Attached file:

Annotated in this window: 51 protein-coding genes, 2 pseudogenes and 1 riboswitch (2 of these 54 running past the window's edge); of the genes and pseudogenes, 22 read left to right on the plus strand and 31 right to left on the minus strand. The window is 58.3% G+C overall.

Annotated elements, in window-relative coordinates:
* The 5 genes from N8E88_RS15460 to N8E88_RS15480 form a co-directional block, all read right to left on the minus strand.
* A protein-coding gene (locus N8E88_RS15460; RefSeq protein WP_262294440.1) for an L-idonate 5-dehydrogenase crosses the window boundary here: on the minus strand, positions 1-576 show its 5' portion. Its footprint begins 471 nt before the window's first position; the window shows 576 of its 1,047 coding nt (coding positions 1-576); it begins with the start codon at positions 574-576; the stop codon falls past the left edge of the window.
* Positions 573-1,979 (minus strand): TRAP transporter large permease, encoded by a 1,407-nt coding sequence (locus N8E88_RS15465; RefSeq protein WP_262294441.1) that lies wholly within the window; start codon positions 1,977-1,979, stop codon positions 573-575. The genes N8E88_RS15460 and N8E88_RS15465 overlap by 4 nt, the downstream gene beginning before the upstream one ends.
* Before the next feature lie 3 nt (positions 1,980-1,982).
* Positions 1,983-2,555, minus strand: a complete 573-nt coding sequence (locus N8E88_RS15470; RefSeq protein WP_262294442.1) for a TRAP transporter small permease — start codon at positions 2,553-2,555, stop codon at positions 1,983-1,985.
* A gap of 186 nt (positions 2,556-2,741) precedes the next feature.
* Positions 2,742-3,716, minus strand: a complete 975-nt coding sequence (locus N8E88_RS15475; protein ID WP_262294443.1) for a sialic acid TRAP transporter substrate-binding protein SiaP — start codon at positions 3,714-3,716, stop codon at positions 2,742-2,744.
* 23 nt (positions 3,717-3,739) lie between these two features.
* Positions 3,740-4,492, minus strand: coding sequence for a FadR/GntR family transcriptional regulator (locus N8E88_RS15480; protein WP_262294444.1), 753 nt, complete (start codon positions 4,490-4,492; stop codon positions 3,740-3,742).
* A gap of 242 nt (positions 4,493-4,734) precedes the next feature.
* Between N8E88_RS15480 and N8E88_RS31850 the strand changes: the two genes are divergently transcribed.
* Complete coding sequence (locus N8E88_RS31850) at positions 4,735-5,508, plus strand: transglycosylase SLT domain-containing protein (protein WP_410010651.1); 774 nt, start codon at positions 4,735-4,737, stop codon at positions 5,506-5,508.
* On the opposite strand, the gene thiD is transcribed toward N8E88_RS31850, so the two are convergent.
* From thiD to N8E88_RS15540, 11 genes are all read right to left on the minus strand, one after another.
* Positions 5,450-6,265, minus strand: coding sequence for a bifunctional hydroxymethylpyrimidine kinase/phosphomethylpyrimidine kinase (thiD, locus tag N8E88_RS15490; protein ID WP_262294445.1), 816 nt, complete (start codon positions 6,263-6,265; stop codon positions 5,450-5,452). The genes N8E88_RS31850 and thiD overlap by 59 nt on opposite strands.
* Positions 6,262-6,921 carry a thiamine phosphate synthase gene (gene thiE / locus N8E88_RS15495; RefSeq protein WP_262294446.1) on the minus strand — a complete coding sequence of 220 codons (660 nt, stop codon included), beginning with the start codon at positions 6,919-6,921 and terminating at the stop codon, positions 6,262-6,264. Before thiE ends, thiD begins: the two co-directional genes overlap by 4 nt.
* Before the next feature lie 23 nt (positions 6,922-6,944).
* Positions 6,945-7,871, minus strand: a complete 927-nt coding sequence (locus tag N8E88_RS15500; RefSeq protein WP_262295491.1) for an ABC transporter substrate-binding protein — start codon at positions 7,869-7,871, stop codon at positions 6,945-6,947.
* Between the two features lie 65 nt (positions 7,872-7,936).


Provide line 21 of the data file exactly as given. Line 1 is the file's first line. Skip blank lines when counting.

* Between the two features lie 65 nt (positions 7,872-7,936).